Giuseppe Fortunino Francesco Verdi (1813-1901), one of the world’s most renowned composers, is immortalized by such operas as Aida, La Traviata, Otello, and Rigoletto, which are still performed regularly to great acclaim. The legacy of the native of Roncole, Italy, is also captured in the Verdi Monument, created by Sicilian sculptor Pasquale Civiletti in 1906. Made of Carrara marble and Montechiaro limestone, this statue depicts Verdi flanked by four of his most popular characters: Falstaff, Leonora of La Forza del Destino, Aida, and Otello.
The president of the Verdi Monument Committee, Carlo Barsotti, championed public recognition of pre-eminent Italians and, in his role as founder and editor of Il Progresso Italo Americano, he used his newspaper to raise funds by public subscription. Barsotti was instrumental in erecting this monument as well as those honoring Christopher Columbus, Giuseppe Garibaldi, Giovanni da Verazzano and Dante Alighieri (all of which are located in New York City parks).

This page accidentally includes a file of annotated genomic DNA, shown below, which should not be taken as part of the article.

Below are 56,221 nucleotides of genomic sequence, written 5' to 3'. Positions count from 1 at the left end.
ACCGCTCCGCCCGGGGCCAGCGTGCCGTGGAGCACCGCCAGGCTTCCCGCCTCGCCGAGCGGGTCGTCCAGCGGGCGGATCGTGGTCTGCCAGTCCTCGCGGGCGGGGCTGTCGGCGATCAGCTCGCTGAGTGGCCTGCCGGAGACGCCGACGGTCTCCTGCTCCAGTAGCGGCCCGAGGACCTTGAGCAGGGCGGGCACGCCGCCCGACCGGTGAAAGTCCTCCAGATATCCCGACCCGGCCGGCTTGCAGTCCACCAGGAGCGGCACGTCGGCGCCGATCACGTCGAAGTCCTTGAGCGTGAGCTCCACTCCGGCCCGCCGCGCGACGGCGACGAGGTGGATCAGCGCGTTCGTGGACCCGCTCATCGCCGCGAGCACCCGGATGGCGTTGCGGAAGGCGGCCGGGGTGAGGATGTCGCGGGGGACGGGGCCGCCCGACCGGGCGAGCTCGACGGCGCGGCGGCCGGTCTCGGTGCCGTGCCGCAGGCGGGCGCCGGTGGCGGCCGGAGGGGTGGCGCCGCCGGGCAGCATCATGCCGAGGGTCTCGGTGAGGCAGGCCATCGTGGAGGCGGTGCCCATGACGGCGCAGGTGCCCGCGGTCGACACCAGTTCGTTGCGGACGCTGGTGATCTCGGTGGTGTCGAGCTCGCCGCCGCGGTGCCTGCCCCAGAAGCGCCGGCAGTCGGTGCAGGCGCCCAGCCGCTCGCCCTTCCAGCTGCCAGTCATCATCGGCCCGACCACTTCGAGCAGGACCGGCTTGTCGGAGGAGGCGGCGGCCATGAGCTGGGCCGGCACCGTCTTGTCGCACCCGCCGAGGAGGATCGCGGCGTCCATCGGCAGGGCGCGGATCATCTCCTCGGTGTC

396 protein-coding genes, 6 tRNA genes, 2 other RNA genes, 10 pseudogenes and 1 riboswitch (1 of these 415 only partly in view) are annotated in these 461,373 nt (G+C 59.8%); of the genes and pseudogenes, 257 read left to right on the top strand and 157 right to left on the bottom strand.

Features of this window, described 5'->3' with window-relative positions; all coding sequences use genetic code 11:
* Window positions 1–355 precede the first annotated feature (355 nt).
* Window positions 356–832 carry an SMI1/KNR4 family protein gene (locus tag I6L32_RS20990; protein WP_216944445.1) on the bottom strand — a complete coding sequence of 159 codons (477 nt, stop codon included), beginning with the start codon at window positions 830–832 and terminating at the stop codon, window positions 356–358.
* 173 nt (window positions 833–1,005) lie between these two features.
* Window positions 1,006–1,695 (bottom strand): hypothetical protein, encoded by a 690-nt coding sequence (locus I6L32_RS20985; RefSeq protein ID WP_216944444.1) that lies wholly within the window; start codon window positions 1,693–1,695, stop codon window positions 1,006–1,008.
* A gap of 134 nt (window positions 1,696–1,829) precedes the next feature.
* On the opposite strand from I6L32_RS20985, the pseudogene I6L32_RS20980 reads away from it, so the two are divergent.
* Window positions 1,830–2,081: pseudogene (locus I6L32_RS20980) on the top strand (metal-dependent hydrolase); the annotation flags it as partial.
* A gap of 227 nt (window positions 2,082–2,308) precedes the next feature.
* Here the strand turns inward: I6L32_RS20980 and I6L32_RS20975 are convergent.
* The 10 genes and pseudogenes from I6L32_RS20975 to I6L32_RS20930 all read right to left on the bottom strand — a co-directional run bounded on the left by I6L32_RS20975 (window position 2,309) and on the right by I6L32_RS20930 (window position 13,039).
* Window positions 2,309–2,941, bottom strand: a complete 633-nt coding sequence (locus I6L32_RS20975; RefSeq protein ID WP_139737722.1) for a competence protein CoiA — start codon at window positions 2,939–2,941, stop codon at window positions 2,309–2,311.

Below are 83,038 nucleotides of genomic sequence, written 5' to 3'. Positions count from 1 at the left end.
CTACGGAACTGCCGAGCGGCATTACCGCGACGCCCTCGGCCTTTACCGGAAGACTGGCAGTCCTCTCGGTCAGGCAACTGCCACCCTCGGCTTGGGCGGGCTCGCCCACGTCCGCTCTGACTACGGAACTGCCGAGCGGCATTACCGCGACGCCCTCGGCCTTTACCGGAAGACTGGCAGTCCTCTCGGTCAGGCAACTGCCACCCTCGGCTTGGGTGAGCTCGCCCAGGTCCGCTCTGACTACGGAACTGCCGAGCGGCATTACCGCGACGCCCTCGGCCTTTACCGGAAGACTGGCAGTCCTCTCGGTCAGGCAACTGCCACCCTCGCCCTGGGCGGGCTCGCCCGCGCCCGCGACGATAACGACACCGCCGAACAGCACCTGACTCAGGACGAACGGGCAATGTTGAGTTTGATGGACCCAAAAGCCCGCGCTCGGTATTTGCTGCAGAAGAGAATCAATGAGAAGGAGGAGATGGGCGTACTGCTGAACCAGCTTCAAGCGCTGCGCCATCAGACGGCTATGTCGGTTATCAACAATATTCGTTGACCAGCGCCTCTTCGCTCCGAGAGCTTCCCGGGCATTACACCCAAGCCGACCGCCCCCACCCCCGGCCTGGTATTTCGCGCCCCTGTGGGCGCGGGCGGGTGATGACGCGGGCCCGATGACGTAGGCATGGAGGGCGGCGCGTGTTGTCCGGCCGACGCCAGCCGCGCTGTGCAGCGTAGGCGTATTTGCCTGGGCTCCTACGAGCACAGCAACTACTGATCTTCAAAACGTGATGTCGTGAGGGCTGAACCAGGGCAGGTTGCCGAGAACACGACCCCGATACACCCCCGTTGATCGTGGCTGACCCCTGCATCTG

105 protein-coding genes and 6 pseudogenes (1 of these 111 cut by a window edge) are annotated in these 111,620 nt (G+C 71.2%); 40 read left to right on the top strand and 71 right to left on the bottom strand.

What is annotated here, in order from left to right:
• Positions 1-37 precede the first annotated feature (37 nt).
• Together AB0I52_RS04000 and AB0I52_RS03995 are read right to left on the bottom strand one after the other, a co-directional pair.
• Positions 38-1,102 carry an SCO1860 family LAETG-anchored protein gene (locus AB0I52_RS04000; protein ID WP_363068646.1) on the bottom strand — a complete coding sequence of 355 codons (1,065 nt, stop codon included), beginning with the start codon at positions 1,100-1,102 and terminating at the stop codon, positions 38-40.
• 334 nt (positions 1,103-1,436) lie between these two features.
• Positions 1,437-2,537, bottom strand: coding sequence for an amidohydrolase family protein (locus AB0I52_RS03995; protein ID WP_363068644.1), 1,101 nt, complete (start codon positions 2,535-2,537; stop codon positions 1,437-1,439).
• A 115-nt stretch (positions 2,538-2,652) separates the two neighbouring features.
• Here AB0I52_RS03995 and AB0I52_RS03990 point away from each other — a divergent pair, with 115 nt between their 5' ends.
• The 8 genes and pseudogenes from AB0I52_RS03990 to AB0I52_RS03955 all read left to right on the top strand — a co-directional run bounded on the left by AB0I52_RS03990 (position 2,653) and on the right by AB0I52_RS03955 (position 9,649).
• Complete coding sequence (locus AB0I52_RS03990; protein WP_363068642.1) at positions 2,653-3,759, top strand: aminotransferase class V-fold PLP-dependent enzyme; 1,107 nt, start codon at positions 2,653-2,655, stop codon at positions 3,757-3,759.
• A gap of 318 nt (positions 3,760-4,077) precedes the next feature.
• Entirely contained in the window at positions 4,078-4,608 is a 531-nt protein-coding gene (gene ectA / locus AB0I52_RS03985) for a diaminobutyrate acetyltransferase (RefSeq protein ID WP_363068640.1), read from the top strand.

The Verdi monument was unveiled on October 13, 1906, a day after the 414th anniversary of Columbus’s discovery of America. The day began with a march of Italian societies from Washington Square to the site at Broadway and West 72nd Street. Over 10,000 people attended the unveiling, attesting to the significance of the occasion in uniting Italian-Americans in celebration of their cultural and artistic heritage.
Verdi Square was acquired by NYC Parks in 1887 and was named in 1921. The area was formerly a part of the old village of Harsenville located on Bloomingdale Road (now Broadway). It was a popular choice for summer villas in the late 18th and early 19th centuries. In the early 1900s the square served as a gathering place for musicians, including Enrico Caruso and Arturo Toscanini.
In 1974, Verdi Square was designated a Scenic Landmark by the Landmarks Preservation Commission, one of only nine public parks to receive this distinction. The monument was restored in 1997 with funds from the Broadway/72nd Associates. Verdi Square was enlarged considerably in 2003, when the 72nd Street subway station was expanded with a new station house and plaza within the park.
A permanent monument maintenance endowment has been established by Bertolli USA, Inc. Additional funds for new landscaping designed by Lynden Miller have been donated by Harry B. Fleetwood, and the Verdi Square landscape has been endowed in memory of James H. Fleetwood, a musician.